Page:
Lab scans tend to be over sharpened for some reason. You are using something like PS to edit the images after scanning, right? You need to do that w/ any scanner, I had to do that even on my expensive Nikon Cool Scanners.
Yes, all the pics have been edited although I didn't take much care with my scans since I just wanted to match the lab for this test
 

Pieter12

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Vibration from the relatively slow shutter speed and a long lens can introduce subtle softness. Are you using a cable or other remote release? Self-timer works, too. 1/30th might be too slow, you could increase the ISO also you can use a shutter speed of at least 1/125. It looks like you might be shooting tethered. If so, take the laptop off the shooting table, pressing the key or pad to fire the camera could introduce vibrations. I am not familiar with the camera, but I will assume it is mirrorless--otherwise, use mirror lock-up.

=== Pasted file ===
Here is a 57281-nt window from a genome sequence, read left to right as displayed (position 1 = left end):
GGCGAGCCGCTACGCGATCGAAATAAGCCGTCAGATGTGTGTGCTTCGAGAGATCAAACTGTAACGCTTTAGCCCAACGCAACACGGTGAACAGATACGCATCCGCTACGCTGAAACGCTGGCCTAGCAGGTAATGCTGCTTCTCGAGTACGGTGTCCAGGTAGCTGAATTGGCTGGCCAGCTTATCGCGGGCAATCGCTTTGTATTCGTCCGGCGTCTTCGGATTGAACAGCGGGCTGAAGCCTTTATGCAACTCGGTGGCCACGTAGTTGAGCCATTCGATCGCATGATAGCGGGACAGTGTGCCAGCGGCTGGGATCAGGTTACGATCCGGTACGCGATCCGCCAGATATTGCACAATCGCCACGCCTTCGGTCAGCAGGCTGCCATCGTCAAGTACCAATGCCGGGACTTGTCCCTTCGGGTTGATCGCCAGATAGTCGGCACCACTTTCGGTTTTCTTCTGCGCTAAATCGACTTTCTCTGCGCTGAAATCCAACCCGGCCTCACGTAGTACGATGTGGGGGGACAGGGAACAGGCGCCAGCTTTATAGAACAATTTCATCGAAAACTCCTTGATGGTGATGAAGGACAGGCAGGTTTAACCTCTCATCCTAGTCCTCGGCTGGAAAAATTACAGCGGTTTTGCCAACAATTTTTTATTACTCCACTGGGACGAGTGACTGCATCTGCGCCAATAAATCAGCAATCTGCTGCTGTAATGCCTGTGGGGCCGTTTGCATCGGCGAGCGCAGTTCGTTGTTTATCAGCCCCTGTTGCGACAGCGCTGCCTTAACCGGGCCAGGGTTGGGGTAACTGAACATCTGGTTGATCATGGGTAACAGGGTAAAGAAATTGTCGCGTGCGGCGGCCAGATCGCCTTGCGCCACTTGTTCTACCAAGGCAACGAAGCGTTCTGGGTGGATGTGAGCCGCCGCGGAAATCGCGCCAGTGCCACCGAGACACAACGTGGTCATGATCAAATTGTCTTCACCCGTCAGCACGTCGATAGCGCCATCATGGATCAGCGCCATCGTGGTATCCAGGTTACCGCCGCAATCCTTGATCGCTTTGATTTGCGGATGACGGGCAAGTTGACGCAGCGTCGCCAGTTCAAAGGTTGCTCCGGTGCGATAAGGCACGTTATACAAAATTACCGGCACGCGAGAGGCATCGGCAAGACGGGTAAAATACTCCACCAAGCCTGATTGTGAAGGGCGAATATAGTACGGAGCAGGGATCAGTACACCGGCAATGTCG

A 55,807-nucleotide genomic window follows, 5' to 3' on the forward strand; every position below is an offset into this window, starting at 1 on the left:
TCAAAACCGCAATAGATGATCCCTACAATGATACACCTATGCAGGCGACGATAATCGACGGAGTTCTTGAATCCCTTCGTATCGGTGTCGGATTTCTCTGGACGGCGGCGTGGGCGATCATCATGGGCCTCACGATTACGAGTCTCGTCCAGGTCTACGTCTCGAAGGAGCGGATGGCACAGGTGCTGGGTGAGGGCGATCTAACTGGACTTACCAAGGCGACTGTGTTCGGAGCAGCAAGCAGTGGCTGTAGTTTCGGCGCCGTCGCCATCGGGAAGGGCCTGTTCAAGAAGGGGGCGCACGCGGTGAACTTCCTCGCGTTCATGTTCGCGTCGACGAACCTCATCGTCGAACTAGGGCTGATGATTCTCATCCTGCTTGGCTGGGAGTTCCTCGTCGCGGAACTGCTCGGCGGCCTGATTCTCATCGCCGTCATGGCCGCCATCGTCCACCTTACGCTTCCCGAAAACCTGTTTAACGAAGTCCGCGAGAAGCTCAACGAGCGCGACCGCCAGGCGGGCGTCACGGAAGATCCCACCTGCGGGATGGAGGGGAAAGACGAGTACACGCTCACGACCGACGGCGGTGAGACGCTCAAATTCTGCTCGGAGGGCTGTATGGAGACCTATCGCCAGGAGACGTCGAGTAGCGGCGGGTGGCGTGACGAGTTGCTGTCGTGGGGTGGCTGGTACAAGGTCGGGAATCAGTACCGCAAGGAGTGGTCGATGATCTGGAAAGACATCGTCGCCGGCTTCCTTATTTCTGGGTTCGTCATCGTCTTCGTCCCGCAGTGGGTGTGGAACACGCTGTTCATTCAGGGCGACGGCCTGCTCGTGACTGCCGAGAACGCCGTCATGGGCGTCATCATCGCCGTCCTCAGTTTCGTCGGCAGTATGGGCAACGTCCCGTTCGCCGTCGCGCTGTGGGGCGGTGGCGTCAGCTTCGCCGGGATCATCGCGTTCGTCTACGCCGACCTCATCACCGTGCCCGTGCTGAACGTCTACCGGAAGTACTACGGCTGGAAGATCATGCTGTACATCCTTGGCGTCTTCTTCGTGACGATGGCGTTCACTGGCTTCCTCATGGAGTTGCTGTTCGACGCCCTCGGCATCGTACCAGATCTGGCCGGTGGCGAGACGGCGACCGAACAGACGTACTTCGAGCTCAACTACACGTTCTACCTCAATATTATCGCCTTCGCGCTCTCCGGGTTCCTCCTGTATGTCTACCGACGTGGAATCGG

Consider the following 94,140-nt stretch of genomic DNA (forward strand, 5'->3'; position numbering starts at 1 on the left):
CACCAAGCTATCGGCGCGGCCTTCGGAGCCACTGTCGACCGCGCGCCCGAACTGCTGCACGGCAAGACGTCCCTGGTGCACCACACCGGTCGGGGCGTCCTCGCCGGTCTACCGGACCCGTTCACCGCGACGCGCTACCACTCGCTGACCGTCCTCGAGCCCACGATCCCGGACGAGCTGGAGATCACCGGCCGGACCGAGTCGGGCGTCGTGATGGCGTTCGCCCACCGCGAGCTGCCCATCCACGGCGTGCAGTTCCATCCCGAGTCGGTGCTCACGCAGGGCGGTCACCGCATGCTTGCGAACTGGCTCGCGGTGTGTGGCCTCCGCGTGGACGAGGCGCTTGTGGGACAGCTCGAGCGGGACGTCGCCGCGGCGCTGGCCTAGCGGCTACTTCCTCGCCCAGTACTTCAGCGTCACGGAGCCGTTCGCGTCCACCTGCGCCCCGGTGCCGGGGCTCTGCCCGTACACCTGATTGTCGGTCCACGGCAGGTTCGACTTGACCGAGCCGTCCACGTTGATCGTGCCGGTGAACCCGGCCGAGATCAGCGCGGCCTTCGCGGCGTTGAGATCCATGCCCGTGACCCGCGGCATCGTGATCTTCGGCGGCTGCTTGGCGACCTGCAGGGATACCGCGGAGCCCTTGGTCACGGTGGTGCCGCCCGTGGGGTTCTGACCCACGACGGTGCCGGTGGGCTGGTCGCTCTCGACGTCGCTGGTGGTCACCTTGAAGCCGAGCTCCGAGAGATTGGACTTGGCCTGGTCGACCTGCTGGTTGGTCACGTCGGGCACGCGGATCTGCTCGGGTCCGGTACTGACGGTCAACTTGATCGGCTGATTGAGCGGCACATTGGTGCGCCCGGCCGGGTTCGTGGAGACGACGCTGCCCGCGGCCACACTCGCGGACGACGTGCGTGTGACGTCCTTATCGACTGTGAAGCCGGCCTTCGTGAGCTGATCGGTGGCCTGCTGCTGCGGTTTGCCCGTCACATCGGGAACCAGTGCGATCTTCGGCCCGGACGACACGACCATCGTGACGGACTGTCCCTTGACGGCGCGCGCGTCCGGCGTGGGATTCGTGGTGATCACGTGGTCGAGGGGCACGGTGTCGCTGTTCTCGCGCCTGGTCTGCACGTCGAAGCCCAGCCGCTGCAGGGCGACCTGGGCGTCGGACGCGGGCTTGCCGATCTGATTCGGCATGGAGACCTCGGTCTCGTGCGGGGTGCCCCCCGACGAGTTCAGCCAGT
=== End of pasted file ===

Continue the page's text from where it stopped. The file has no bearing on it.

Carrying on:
Helge

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What does the glass do? I'm shooting Fomapan 200. I have used F8 but it's less sharp. My lens seems to be sharpest at f2.5 which I find super weird. I used f5.6 since it gets me decent DoF with better sharpness than f8. I use the mirror trick to make sure everything is aligned.
Glass keeps the film flat, which is usually the biggest challenge. 5.6 might get you more absolute sharpness in an ideal situation (full open is the best for the hypothetical perfectly corrected lens, which is partly achieved with some very good lenses in the center).
But in flat macro work it’s very easy to get out of ideal. Some of the frame might be as good as it gets while other parts are soft.
 

cerber0s

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Did you shoot raw or jpeg? Is there any noise reduction added in camera, or in post processing?

I also find that over exposing by 1.3 stops works wonders when photographing negatives.
 

runswithsizzers

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Steven Lee makes a good point in post #9. If your examples are showing crops at approximately 100%, then there is probably room for some improvement, but not a huge amount. And, as others have said, the lab scans are grossly oversharpened and they are not a good goal to aim for.